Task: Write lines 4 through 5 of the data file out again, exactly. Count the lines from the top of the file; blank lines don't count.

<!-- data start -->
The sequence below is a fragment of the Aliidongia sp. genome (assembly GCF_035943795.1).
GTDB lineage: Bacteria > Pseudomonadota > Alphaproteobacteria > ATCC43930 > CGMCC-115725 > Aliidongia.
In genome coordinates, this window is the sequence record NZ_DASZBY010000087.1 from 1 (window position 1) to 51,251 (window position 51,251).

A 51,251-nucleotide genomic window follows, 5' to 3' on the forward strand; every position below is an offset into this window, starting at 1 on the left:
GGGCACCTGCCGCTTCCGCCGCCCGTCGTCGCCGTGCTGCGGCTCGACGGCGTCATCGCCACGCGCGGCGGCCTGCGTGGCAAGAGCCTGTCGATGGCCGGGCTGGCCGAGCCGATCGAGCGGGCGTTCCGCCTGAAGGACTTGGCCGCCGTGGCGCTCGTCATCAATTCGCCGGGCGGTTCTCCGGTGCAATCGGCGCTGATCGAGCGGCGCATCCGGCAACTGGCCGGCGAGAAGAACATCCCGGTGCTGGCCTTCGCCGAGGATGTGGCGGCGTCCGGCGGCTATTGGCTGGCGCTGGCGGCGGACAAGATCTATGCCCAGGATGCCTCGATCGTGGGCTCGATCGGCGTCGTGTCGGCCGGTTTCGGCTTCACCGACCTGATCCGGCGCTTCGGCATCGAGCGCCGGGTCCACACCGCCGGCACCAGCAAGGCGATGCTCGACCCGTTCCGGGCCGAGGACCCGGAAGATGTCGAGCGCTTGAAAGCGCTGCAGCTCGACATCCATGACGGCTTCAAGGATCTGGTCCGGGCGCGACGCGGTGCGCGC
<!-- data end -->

A 51,251-nucleotide genomic window follows, 5' to 3' on the forward strand; every position below is an offset into this window, starting at 1 on the left:
GGGCACCTGCCGCTTCCGCCGCCCGTCGTCGCCGTGCTGCGGCTCGACGGCGTCATCGCCACGCGCGGCGGCCTGCGTGGCAAGAGCCTGTCGATGGCCGGGCTGGCCGAGCCGATCGAGCGGGCGTTCCGCCTGAAGGACTTGGCCGCCGTGGCGCTCGTCATCAATTCGCCGGGCGGTTCTCCGGTGCAATCGGCGCTGATCGAGCGGCGCATCCGGCAACTGGCCGGCGAGAAGAACATCCCGGTGCTGGCCTTCGCCGAGGATGTGGCGGCGTCCGGCGGCTATTGGCTGGCGCTGGCGGCGGACAAGATCTATGCCCAGGATGCCTCGATCGTGGGCTCGATCGGCGTCGTGTCGGCCGGTTTCGGCTTCACCGACCTGATCCGGCGCTTCGGCATCGAGCGCCGGGTCCACACCGCCGGCACCAGCAAGGCGATGCTCGACCCGTTCCGGGCCGAGGACCCGGAAGATGTCGAGCGCTTGAAAGCGCTGCAGCTCGACATCCATGACGGCTTCAAGGATCTGGTCCGGGCGCGACGCGGTGCGCGC